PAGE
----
It’s not just about Tuskegee…

February 18, 2021 1:56 PM | Sarah Halter (Administrator)

by Norma Erickson

The COVID-19 pandemic has revealed many cracks in the American healthcare system. Healthcare disparity for racial and ethnic groups is just one of the problems that is standing in the way of battling this disease. Pacific Islanders, Latino, Black and Indigenous Americans all have a COVID-19 death rate of double or more than that of White and Asian Americans. Multiple factors contribute to this increase and someone who is not a person of color might have a problem understanding this.


For African Americans, the specter of mistrust is one barrier that must be addressed in the current health crisis. Sometimes such doubt is attributed to skepticism about new technologies. Perhaps deeper, memories of disrespect and mistreatment by the healthcare system still linger, as current examples make their way to the news and  reinforce that belief.  These fears are leading to vaccine hesitancy among Black Americans. To address these fears and feelings, you must exhume and examine their origins.


Time and time again, one particular incident is spotlighted as an example of how African Americans were mistreated and abused by a public health organization, leading to mistrust of the healthcare system. The Tuskegee Study of Untreated Syphilis in the African American Male was certainly one of the most orchestrated, egregious medical assaults against Black men, allowing some study subjects to live uncured when a viable treatment was available. But some might agree and say—“that was not a good thing, but what does that have to do with here and now? After all, that happened in Tuskegee, Alabama; it didn't happen here.” Au contraire. Wherever your “here” may be, tragedies likely occurred, but not on the scale of the Tuskegee study. They certainly did happen in Indianapolis’ history.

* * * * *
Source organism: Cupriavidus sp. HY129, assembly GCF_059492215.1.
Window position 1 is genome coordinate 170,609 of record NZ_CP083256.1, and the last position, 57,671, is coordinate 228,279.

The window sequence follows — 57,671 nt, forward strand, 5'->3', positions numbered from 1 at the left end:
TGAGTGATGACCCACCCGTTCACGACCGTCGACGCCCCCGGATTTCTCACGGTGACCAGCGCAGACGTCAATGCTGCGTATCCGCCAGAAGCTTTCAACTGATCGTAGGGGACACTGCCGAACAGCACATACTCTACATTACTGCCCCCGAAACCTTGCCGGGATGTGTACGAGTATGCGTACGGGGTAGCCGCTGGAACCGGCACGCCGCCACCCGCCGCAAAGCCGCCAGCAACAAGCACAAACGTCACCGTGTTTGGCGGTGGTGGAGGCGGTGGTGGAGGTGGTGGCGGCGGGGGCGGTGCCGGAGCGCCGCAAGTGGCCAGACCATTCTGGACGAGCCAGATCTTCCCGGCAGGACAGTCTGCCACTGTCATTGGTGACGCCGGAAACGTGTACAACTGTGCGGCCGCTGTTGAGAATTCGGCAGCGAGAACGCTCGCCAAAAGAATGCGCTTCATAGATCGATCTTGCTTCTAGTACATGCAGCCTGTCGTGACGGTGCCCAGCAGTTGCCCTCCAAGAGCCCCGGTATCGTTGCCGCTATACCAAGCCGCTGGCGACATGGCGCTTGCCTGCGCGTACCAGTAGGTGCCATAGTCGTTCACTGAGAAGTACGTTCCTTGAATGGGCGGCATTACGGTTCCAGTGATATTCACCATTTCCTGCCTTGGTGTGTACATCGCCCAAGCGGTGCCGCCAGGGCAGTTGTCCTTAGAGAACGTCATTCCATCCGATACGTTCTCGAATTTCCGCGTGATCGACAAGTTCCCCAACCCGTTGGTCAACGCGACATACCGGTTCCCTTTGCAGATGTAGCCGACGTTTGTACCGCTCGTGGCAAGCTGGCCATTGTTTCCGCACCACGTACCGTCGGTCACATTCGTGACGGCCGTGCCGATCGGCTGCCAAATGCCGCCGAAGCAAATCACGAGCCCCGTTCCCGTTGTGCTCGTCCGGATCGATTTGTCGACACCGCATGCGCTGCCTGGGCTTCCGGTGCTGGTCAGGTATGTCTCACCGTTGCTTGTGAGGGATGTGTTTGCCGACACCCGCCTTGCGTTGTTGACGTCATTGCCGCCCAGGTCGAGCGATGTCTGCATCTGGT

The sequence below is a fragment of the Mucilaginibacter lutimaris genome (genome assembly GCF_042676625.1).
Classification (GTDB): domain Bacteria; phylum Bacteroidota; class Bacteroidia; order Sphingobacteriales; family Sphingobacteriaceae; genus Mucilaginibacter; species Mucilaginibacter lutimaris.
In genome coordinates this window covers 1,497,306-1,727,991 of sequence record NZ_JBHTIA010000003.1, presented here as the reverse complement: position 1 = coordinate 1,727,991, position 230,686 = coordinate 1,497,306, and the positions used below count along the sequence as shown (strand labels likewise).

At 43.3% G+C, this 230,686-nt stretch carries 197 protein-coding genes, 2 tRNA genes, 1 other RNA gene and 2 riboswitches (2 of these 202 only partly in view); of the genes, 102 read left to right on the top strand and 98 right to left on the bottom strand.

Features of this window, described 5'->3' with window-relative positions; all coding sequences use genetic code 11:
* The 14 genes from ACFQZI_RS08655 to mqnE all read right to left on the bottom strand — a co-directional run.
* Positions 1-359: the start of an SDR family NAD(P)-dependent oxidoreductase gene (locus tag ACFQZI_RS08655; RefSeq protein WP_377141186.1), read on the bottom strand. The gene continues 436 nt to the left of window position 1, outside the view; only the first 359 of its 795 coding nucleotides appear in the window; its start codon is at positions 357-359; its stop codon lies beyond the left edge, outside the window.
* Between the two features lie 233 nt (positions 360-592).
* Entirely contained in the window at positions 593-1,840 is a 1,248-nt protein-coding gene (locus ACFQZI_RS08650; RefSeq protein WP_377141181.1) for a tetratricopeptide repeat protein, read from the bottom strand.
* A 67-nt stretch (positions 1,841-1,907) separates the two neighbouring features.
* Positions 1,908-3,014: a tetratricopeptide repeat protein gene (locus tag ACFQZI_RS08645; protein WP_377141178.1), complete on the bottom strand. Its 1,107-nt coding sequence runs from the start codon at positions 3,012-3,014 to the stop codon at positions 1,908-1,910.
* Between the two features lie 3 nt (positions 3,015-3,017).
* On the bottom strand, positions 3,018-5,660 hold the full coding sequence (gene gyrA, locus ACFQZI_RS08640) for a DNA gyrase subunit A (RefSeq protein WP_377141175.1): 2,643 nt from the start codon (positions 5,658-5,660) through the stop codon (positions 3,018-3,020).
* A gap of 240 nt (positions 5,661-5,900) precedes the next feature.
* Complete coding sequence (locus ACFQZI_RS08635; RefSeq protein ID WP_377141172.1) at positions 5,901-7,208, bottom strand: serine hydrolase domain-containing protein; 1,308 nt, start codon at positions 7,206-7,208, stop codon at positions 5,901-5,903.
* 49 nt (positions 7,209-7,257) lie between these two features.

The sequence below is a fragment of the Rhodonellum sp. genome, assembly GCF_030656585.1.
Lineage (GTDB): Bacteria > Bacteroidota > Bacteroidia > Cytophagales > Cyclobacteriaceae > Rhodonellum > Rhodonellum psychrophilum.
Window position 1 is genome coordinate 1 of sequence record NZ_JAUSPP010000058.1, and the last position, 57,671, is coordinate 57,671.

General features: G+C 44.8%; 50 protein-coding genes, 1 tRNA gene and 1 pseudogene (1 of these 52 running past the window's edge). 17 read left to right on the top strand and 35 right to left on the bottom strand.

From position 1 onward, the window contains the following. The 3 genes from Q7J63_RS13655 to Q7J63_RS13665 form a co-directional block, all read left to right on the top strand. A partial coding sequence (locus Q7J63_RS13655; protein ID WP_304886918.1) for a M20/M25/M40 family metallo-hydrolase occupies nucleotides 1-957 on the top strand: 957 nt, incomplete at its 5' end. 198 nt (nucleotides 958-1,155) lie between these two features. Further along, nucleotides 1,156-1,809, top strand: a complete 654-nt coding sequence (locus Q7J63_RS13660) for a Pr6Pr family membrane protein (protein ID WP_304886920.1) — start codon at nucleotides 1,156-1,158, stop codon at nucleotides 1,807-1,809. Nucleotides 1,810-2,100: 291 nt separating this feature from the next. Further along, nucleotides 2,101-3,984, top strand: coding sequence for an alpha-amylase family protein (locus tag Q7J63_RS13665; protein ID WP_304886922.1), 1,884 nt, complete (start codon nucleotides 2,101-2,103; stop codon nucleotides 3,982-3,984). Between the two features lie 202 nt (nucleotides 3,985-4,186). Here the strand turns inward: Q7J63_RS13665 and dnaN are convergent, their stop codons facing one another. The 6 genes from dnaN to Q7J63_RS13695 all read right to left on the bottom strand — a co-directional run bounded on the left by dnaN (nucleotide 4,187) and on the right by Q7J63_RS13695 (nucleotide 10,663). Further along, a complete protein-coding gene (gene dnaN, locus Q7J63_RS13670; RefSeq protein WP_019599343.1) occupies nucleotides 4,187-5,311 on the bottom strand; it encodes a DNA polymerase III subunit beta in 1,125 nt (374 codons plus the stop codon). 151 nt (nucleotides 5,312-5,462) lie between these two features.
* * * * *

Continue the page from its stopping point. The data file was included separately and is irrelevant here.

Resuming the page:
In the first decade of the 20th century, physicians Indianapolis’ Black community surrendered to the fact that they were not going to be granted privileges to treat their patients in the municipal City Hospital and those patients who were admitted would not be well-treated.  They decided to establish their own clinics and hospitals to offer safe, dignified care. A few years prior to this, there were two incidents which were very much in the public eye that demonstrated the Black community’s belief that their lives would always be in peril if they had to enter the hospital.

In November of 1904, two student nurses mistook a pitcher that contained a strong disinfectant for a jug of warm water that had been prepared for patient use. Their error resulted in two women receiving deadly carbolic acid enemas. One patient was White, the other Black; the incident was an example of the questionable safety of hospitalization for both communities because City Hospital was a training ground for both student doctors and nurses.  Since City Hospital was the only such facility in Indianapolis that admitted them, Black patients would always be at risk of being “clinical material” for trainees. Often, this is still the case in teaching hospitals. Many institutional policies protect the patient now—but can they be trusted?